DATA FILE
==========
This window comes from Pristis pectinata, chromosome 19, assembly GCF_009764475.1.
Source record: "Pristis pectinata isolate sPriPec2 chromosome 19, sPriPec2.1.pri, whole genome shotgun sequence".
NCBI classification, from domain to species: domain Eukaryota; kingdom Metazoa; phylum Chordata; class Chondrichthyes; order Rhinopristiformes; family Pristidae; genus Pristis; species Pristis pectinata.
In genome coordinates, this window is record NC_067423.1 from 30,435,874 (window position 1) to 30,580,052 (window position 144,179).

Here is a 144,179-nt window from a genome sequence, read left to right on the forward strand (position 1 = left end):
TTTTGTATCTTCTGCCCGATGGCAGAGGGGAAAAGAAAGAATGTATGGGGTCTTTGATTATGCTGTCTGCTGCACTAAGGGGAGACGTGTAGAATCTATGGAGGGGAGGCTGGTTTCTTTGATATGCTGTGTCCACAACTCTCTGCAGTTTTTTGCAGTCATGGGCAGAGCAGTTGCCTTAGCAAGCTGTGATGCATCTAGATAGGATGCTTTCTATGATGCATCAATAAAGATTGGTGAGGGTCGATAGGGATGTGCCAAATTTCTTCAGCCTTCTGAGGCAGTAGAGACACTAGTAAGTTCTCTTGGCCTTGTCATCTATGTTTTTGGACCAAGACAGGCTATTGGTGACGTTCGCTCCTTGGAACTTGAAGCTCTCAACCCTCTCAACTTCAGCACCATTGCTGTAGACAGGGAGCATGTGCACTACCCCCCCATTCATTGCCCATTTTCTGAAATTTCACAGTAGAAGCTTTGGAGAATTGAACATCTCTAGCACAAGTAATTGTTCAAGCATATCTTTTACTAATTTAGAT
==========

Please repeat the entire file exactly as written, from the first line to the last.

This window comes from Pristis pectinata, chromosome 19, assembly GCF_009764475.1.
Source record: "Pristis pectinata isolate sPriPec2 chromosome 19, sPriPec2.1.pri, whole genome shotgun sequence".
NCBI classification, from domain to species: domain Eukaryota; kingdom Metazoa; phylum Chordata; class Chondrichthyes; order Rhinopristiformes; family Pristidae; genus Pristis; species Pristis pectinata.
In genome coordinates, this window is record NC_067423.1 from 30,435,874 (window position 1) to 30,580,052 (window position 144,179).

Here is a 144,179-nt window from a genome sequence, read left to right on the forward strand (position 1 = left end):
TTTTGTATCTTCTGCCCGATGGCAGAGGGGAAAAGAAAGAATGTATGGGGTCTTTGATTATGCTGTCTGCTGCACTAAGGGGAGACGTGTAGAATCTATGGAGGGGAGGCTGGTTTCTTTGATATGCTGTGTCCACAACTCTCTGCAGTTTTTTGCAGTCATGGGCAGAGCAGTTGCCTTAGCAAGCTGTGATGCATCTAGATAGGATGCTTTCTATGATGCATCAATAAAGATTGGTGAGGGTCGATAGGGATGTGCCAAATTTCTTCAGCCTTCTGAGGCAGTAGAGACACTAGTAAGTTCTCTTGGCCTTGTCATCTATGTTTTTGGACCAAGACAGGCTATTGGTGACGTTCGCTCCTTGGAACTTGAAGCTCTCAACCCTCTCAACTTCAGCACCATTGCTGTAGACAGGGAGCATGTGCACTACCCCCCCATTCATTGCCCATTTTCTGAAATTTCACAGTAGAAGCTTTGGAGAATTGAACATCTCTAGCACAAGTAATTGTTCAAGCATATCTTTTACTAATTTAGAT